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Rebel republic South Ossetia holds first election

The territory's declaration of independence from Georgia spurred a brief war between Georgia and Russia last summer. As the election is held, NATO finishes war games in Georgia, ratcheting up tensions with Russia.

June 01, 2009|Megan K. Stack

MOSCOW — Residents of South Ossetia trooped to the polls Sunday in the first election since Russia and Georgia fought a brief and bitter war over the breakaway republic's fate.

Residents in the rebel territory, which was purged of Georgian troops by Russian intervention and recognized as an independent state by Moscow, cast votes for a 34-seat parliament. Georgia's central government dismissed the balloting as illegal.

"Today's election is a test of our people's maturity, a test of the stability of our democracy," South Ossetian President Eduard Kokoity told reporters after he cast his ballot. "We are voting today for an independent South Ossetia though we have close relations with Russia and will continue to strengthen those relations."

Meanwhile, just over the cease-fire line, North Atlantic Treaty Organization troops were wrapping up the final day of war games in Georgia. The military exercises rattled Russian officials, who have condemned the NATO aspirations of former Soviet states Georgia and Ukraine as a strategic threat and an insulting challenge to Russian power. Russian President Dmitry Medvedev called the war games "muscle flexing."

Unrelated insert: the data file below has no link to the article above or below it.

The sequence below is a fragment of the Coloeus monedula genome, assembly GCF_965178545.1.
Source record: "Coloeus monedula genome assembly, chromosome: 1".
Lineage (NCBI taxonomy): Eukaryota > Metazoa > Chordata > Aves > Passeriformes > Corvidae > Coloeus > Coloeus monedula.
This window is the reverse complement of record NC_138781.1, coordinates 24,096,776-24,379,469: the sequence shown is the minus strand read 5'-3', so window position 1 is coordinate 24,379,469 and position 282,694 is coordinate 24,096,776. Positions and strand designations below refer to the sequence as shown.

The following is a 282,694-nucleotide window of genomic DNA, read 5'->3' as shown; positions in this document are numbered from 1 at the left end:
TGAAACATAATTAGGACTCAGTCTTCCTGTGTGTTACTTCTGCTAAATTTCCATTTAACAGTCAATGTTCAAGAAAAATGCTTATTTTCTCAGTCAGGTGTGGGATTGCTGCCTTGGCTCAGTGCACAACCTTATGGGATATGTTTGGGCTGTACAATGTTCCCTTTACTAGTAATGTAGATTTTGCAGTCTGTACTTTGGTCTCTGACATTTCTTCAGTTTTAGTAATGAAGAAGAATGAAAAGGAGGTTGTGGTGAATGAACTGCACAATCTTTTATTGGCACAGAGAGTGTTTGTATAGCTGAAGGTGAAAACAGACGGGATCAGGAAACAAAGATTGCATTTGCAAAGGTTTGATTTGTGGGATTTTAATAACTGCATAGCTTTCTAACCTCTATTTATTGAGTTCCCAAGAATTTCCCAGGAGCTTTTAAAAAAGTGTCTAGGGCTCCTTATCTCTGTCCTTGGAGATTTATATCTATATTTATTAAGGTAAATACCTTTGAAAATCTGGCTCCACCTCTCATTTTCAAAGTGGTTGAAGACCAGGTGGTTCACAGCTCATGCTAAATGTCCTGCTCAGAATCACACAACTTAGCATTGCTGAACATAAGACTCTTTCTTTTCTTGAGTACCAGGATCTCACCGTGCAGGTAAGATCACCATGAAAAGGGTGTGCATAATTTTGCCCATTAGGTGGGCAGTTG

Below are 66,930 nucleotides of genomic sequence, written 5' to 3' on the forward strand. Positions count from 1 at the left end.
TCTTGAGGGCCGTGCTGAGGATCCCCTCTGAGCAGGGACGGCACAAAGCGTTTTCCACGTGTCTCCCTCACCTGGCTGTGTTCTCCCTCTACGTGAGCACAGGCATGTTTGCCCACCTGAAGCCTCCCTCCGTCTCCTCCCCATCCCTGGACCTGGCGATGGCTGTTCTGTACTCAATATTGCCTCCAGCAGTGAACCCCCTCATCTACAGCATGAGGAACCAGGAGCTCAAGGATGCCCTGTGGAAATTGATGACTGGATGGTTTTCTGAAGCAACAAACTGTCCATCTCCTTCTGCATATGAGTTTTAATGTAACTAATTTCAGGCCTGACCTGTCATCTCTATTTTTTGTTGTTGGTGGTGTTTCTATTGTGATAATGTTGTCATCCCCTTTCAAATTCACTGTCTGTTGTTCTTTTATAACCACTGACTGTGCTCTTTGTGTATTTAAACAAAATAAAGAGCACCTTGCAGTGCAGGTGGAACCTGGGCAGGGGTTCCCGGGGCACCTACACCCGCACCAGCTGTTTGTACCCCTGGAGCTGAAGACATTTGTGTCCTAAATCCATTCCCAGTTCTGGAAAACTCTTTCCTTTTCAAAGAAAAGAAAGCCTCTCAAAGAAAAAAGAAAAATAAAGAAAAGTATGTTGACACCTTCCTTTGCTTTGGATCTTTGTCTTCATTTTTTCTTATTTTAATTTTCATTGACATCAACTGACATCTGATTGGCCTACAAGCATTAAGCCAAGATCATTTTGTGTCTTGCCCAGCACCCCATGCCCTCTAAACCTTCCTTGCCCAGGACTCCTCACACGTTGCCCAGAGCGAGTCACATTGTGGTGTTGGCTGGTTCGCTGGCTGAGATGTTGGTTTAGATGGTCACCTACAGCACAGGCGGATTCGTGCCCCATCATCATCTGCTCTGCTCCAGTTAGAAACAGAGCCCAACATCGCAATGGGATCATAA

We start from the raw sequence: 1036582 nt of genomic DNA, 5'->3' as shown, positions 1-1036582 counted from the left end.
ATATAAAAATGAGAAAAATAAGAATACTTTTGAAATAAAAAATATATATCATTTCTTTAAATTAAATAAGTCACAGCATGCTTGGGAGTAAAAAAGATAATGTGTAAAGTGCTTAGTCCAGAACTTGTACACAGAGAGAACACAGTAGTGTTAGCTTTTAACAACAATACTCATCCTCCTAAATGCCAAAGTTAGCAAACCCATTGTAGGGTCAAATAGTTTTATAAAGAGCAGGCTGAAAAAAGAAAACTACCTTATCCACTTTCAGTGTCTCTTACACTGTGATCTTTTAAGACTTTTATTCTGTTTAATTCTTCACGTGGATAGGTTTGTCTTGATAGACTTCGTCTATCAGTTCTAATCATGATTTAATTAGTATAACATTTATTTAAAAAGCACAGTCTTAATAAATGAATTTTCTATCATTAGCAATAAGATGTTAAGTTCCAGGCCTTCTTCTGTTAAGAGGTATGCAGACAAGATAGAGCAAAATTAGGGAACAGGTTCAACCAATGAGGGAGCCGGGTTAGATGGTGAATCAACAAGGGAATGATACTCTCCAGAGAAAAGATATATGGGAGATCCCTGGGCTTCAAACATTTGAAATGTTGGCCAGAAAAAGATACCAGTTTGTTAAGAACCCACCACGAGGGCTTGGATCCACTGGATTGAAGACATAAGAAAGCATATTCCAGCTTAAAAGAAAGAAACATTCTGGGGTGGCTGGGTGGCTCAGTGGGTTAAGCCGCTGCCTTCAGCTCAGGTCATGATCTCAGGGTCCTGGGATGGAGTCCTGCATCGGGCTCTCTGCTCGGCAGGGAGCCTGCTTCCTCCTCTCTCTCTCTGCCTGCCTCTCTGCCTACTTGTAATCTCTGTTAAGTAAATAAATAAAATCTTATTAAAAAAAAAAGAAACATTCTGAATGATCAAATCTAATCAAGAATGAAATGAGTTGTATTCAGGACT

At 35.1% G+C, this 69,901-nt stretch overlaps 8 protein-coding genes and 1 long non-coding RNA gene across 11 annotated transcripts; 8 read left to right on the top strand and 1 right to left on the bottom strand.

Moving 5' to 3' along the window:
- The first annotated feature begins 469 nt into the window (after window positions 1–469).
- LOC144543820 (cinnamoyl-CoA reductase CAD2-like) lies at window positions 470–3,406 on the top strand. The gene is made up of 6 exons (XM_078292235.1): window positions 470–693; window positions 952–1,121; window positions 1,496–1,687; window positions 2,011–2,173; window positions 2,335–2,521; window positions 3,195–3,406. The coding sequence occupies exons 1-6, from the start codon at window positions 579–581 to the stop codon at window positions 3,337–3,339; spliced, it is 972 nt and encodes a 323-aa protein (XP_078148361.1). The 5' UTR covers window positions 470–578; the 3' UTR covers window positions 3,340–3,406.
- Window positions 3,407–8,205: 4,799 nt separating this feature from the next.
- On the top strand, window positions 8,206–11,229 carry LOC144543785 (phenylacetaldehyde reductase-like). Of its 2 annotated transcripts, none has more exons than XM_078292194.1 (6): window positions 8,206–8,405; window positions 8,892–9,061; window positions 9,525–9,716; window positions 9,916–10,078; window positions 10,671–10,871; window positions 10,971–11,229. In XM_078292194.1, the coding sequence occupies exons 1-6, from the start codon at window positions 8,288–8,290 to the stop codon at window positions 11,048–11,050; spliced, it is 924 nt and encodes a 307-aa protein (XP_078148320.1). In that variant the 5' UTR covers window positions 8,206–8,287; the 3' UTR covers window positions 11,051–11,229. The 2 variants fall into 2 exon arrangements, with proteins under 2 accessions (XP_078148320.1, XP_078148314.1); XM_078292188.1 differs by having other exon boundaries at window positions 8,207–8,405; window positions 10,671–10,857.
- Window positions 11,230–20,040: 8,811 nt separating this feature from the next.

Both the election and the war games were sharp reminders of the unhealed rift between Moscow and the West over last year's war in Georgia -- and a visceral illustration of the layers of unresolved tensions still simmering in the Caucasus.

When the Georgian military launched a large-scale operation to reassert control over South Ossetia last summer, Moscow deployed a crushing force of tanks and warplanes over the border to drive the troops back and temporarily seize a large swath of Georgia. Once a cease-fire was declared, Moscow recognized South Ossetia and Abkhazia, another breakaway region of Georgia, as independent nations.

Since then, the rebel regions have drawn closer to Moscow. Under a security treaty struck between the Kremlin and the breakaway republics, Russian troops deployed this spring along the cease-fire lines. Moscow says the guards are helping the territories control their "borders" with Georgia.

The Georgian government has decried the deployment as a dangerous provocation and an attempt to annex land that is rightfully part of Georgia. Meanwhile, the Georgian government is facing mounting pressures from within. Opposition demonstrators are demanding the resignation of U.S.-backed President Mikheil Saakashvili, flooding the streets of the capital with weeks of protests. Scattered bursts of violence have erupted as nerves fray under the prolonged demonstrations.

South Ossetia and Abkhazia are emotional issues in Georgia, which is now home to refugees from conflicts in both places. The sight of the two territories marching ahead as self-declared countries under the patronage of powerful Russia has led many Georgians to criticize Saakashvili for bringing the country into a losing war.

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megan.stack@latimes.com

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